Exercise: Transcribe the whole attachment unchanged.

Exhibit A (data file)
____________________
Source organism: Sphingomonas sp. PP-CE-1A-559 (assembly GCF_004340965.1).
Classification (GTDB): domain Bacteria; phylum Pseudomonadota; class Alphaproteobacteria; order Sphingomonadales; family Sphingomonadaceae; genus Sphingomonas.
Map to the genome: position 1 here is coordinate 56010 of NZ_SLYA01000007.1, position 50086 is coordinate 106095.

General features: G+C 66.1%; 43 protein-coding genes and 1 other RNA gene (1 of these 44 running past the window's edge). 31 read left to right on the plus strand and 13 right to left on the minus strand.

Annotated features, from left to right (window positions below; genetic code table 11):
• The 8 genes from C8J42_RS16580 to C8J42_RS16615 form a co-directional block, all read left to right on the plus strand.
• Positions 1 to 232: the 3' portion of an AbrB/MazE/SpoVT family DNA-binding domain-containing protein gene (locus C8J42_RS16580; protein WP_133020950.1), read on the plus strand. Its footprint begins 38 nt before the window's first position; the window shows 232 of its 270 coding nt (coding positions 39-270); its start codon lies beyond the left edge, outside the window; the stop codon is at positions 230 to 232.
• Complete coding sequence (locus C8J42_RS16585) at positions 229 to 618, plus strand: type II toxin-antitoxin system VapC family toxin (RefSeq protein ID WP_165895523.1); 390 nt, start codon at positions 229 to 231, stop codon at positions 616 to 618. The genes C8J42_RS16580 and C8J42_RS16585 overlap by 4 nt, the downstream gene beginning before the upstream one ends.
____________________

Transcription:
Source organism: Sphingomonas sp. PP-CE-1A-559 (assembly GCF_004340965.1).
Classification (GTDB): domain Bacteria; phylum Pseudomonadota; class Alphaproteobacteria; order Sphingomonadales; family Sphingomonadaceae; genus Sphingomonas.
Map to the genome: position 1 here is coordinate 56010 of NZ_SLYA01000007.1, position 50086 is coordinate 106095.

General features: G+C 66.1%; 43 protein-coding genes and 1 other RNA gene (1 of these 44 running past the window's edge). 31 read left to right on the plus strand and 13 right to left on the minus strand.

Annotated features, from left to right (window positions below; genetic code table 11):
• The 8 genes from C8J42_RS16580 to C8J42_RS16615 form a co-directional block, all read left to right on the plus strand.
• Positions 1 to 232: the 3' portion of an AbrB/MazE/SpoVT family DNA-binding domain-containing protein gene (locus C8J42_RS16580; protein WP_133020950.1), read on the plus strand. Its footprint begins 38 nt before the window's first position; the window shows 232 of its 270 coding nt (coding positions 39-270); its start codon lies beyond the left edge, outside the window; the stop codon is at positions 230 to 232.
• Complete coding sequence (locus C8J42_RS16585) at positions 229 to 618, plus strand: type II toxin-antitoxin system VapC family toxin (RefSeq protein ID WP_165895523.1); 390 nt, start codon at positions 229 to 231, stop codon at positions 616 to 618. The genes C8J42_RS16580 and C8J42_RS16585 overlap by 4 nt, the downstream gene beginning before the upstream one ends.